It's Sunday. Like a good little Catholic girl, I went to church. After church, the long-suffering spouse and I went out for coffee, as we usually do. This coffee time frequently goes into the "talk Andrea down from whatever froth she's in today" category. I'm really not kidding when I refer to Dave as the long-suffering spouse; the guy deserves a medal.
Today's froth involves bumper stickers. I was, need it be said, very nearly late for Mass and took the last available spot in the parking lot. (Don't start. Yes, Dave rode his bike. And got there early.) I parked next to a huge conversion van with several car seats inside. The bumper stickers ran the gamut from "Bush-Cheney" to "It's Adam and Eve, not Adam and Steve; defend traditional marriage" to "It's not a choice; it's a life (or a baby or... whatever that bumper sticker says. You get the idea.). I instantly -and I'll bet you big money, accurately- made some assumptions about this family's version of Catholicism. It doesn't have much to do with mine.
And as a feminist and a liberal and, for heaven's sake, just a person who occasionally thinks, I resist polarization. I don't have to take the extreme left position just because they've taken the extreme right. But I really, really want to. I want to get a "Catholics for Choice" bumper sticker, even though I'm reluctantly pro-choice and if the Catholic church would just be more reasonable I wouldn't have to go as far as I have in the pro-choice direction. I want to get some snarky bumper sticker about impeaching Bush. I want to get a bumper sticker that says something like "Jesus didn't teach me to hate gay people." Or at the very least, "Tolerance Now".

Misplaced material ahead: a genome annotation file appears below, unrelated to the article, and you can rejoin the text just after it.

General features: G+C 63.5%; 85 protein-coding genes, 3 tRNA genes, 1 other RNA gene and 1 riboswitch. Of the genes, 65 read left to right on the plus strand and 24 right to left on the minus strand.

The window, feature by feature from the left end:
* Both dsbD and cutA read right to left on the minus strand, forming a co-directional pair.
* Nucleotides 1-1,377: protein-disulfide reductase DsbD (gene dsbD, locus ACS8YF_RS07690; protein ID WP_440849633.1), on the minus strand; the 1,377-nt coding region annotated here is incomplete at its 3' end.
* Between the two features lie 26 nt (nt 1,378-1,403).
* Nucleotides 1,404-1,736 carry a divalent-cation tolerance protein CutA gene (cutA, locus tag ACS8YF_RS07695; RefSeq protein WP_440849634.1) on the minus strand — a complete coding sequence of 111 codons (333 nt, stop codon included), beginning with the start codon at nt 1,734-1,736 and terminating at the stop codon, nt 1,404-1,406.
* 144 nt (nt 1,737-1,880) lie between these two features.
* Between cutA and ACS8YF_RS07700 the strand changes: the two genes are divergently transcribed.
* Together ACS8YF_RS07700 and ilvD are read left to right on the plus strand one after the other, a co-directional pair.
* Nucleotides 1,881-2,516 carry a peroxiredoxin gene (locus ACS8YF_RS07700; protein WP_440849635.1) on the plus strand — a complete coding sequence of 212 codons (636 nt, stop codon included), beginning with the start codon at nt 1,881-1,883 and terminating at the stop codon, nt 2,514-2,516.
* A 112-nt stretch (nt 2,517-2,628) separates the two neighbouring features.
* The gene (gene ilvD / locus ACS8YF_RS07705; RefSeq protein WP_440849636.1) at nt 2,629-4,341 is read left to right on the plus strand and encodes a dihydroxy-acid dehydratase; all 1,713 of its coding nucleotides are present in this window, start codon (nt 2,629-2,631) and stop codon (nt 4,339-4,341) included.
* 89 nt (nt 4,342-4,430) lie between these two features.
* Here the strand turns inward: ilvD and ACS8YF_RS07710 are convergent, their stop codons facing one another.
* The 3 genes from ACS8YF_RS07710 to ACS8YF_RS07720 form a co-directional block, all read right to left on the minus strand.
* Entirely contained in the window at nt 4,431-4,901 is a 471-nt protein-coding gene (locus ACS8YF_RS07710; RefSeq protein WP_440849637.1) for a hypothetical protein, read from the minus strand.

For this kind of bumper sticker warfare, I might even get to church early enough to choose where I park. As in, next to the people with the Bush-Cheney sticker.
I had braced myself for Dave's argument that there were more liberal bumper stickers in our parish parking lot than there were in the parish parking lots of nearby Catholic churches. True, but hardly comforting. More than zero does not a community make. But he actually claimed that there were more liberal bumper stickers per parking lot than you'd find almost anywhere else in town -with the possible exception of the parking lot where the LA&S faculty park. His claim was that I was selectively seeing the thing I was afraid of seeing -that our parish has become a collection of conservative, clerical Catholics- when instead the opposite is true. Insofar as there IS a liberal community in this little sea-of-Republicans town, they are at the Catholic church.
I see why that could be true. But is it true? I'm going to try to look around with more open eyes next week. And why don't liberals put as many bumper stickers on their cars???? A question for the sages.